We recently issued the first of four blogs regarding the Tax Court’s opinion in Bosque Canyon Ranch, TC Memo 2015-130. The first post, which can be found by clicking here, discusses the facts of the case and foreshadows three subsequent discussions on the various issues addressed by the court. This post analyzes the first of those three issues: the court’s holding that the easement failed to qualify as a “qualified real property interest” under Code Sec. 170(h)(2)(C) because the taxpayer reserved the right to “modify” the boundary lines of the donated interest.
In Bosque, the partnership issued limited partnership units entitling each purchaser to become a limited partner. The relevant documentation also provided the partnership would subsequently distribute to each limited partner a 5-acre parcel free and unencumbered by a contemplated conservation easement (the “Homesites”). The distribution of Homesites was conditioned on the partnership granting the conservation easement to the North American Land Trust (NALT).
The easement deed provided that NALT and the Homesite owner could, by mutual agreement, modify the boundaries of the Homesite, provided that any such modification could not, in the NALT’s reasonable judgment, directly or indirectly result in any material adverse effect on any of the conservation purposes. The easement deed also provided that the area of each Homesite could not be increased. Importantly, the Homesite parcels were “outparcels,” exempt from the easement and its restrictions. The Homesites were not, as is often the case, areas within, and subject to, the easement and its restrictions.
The Tax Court determined the ability of the parties to modify the boundaries of the Homesites caused the easement to fail to be a “qualified real property interest” under Code Sec. 170(h)(2)(C). The Court cited to its prior holding in Belk v. Commissioner, 140 T.C. 1, 10-11 (2013), supplemented T.C. Memo. 2013-154, aff’d, 774 F.3d 221 (4th Cir. 2014). Belk held that an easement is not a qualified real property interest if the boundaries of the property subject to the easement may be modified.
The Tax Court’s decision in Bosque is arguably consistent with Belk. Specifically, the Tax Court’s opinion in Belk seemed clear that any ability of the parties to modify the boundaries of a conservation easement violates I.R.C. §170(h)(2)(C). The court subsequently decided that the degree or size of the boundary change is irrelevant. See Balsam Mountain Inv. LLC v. Comm’r, T.C. Memo 2015-43. Because the “outparcels” in Bosque were areas fully exempt from the conservation easement deed, modifying the boundaries of the outparcels would change the property protected by the easement. Areas that were once encumbered by the easement could become an “outparcel,” fully unencumbered by the easement.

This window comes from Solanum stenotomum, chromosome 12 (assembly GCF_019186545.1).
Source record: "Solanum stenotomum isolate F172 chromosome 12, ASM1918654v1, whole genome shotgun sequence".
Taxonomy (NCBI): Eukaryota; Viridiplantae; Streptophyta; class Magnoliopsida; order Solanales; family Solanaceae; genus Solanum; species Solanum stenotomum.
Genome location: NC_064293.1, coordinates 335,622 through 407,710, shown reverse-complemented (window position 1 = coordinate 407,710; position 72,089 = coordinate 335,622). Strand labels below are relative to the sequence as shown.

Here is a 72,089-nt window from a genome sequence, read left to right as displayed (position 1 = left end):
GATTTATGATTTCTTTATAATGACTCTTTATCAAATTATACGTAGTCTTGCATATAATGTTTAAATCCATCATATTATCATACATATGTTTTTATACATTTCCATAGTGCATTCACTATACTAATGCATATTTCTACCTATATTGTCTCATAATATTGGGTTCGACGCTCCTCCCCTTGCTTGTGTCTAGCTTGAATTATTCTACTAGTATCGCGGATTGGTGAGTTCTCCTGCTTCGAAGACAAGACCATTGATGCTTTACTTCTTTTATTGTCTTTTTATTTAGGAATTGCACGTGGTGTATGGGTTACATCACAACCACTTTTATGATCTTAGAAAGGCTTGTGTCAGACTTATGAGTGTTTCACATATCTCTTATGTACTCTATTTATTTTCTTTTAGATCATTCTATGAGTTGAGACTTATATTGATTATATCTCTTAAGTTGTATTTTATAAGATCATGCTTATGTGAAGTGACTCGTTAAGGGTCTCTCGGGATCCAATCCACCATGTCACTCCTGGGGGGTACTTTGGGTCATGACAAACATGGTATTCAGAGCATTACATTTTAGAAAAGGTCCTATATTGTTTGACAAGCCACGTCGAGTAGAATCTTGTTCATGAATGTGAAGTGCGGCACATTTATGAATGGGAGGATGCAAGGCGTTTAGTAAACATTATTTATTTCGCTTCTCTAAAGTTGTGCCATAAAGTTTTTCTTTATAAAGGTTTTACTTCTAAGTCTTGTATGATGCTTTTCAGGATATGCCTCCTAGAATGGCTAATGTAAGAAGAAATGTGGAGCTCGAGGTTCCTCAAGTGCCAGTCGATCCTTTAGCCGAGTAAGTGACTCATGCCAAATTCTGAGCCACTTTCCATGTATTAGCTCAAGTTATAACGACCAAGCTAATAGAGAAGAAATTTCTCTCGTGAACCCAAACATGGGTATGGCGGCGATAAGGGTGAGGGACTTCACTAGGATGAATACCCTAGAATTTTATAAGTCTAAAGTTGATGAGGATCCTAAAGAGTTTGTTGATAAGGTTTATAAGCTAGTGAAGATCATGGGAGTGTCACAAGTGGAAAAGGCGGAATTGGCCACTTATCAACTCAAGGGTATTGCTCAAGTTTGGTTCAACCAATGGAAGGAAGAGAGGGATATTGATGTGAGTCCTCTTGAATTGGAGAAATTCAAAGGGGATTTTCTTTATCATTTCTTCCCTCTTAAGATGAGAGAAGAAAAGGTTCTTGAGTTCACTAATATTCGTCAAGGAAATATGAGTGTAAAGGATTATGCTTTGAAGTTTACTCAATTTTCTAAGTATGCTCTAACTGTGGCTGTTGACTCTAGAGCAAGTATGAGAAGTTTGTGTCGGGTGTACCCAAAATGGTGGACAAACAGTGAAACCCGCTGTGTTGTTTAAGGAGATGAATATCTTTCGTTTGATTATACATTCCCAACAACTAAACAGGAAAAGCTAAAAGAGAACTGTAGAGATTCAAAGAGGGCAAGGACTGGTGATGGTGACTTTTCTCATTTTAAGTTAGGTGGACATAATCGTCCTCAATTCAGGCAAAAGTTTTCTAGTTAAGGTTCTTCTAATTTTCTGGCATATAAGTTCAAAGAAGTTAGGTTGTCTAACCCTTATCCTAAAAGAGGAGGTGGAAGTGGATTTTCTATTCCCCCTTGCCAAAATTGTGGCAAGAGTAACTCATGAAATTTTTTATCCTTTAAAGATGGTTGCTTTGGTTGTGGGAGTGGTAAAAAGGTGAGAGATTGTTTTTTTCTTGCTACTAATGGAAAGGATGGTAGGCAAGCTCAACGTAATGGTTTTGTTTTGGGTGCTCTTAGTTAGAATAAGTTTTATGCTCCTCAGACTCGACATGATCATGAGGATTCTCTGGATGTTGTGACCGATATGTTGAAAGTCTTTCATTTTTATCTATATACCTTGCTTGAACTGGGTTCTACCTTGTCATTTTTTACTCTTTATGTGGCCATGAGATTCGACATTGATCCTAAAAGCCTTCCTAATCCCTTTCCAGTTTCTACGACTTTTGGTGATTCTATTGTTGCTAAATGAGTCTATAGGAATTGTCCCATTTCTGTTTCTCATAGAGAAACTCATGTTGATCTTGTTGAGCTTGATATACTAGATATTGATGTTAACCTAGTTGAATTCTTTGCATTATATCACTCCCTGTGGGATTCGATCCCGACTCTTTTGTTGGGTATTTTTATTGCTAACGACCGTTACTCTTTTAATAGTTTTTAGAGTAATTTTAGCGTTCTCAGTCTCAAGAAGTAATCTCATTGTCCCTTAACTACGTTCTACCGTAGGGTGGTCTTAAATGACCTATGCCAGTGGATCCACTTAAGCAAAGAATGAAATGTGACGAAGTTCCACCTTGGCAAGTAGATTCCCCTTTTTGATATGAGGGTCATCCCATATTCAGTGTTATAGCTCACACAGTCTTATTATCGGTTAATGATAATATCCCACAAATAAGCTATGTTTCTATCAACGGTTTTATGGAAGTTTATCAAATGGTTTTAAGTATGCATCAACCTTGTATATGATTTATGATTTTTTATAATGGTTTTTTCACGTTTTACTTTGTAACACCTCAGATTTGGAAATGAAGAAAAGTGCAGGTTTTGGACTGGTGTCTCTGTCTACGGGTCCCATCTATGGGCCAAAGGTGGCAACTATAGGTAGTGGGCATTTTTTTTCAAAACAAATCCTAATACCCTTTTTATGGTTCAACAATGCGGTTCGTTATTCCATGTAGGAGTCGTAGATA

The “outparcels” in Bosque are distinguishable from the traditional reserved right to build a homesite frequently found in conservation easement deeds. Land trusts have long-recognized that it is beneficial to the preservation of the property to have an interested party living on and aiding the stewardship of the property. Therefore, many easement deeds provide the reserved right to build a homesite somewhere on the easement property. Unlike the Bosque outparcels, such reserved rights to build a homesite provide that the homesite will remain subject to the easement and its restrictions and will continue to be monitored by the land trust. The land owner will, however, be able to build a house in this area, subject to the easement’s various restrictions and requirements.
Thus, the first key take-away issue out of Bosque revolves around the distinction between “Reserved Right Homesites” and the “Outparcel Homesites.” Outparcel Homesites are completely exempt from the easement deed restrictions but Reserved Rights Homesites remain subject to the easement deed restrictions. If the area of an Outparcel Homesite can be modified to included property previously subject to the easement, then some of the easement property can be substituted for non-easement property, implicating the application of Belk, and causing a violation of Code Sec. 170(h)(2)(C).
Although the Bosque decision can be viewed as a logical extension of Belk, we are aware of IRS attempts to extend Belk even further to invalidate traditional Reserved Right Homesites. Moreover, he IRS is now trying to extend Belk to attack traditional “amendment” clauses that merely allow the parties to the easement to amend it by mutual consent. We hope this is a bridge too far. It is certainly a troubling development. Ironically, IRS has previously approved Reserved Right Homesites in Private Letter Rulings 200403044 (Jan. 16, 2014) and 9603018 (Jan. 19, 1996) (as noted by the Court in Belk) as well as in Treas. Reg. §170A – 14(f) (Ex.4). Moreover, a model easement deed suggested by the Land Trust Alliance (and contained on its website) contains the same amendment clause the IRS now argues is impermissible under Belk. The IRS is in frequent contact and discussions with the Land Trust Alliance, and it is surprising that IRS is now trying to invalidate easements containing such a widely used and long-standing provision. Also, consider that most states permit amendment of easement deeds by mutual consent, even if the deed is silent. Is this the next phase of the IRS attack?
Having been involved in the Belk case, we are confident that the Tax Court did not intend its decision to apply to such situations. Indeed, the Court was clear in its two opinions about the limits of Belk’s reach. However, at that time we cautioned that IRS would attempt to extend the decision to greater lengths.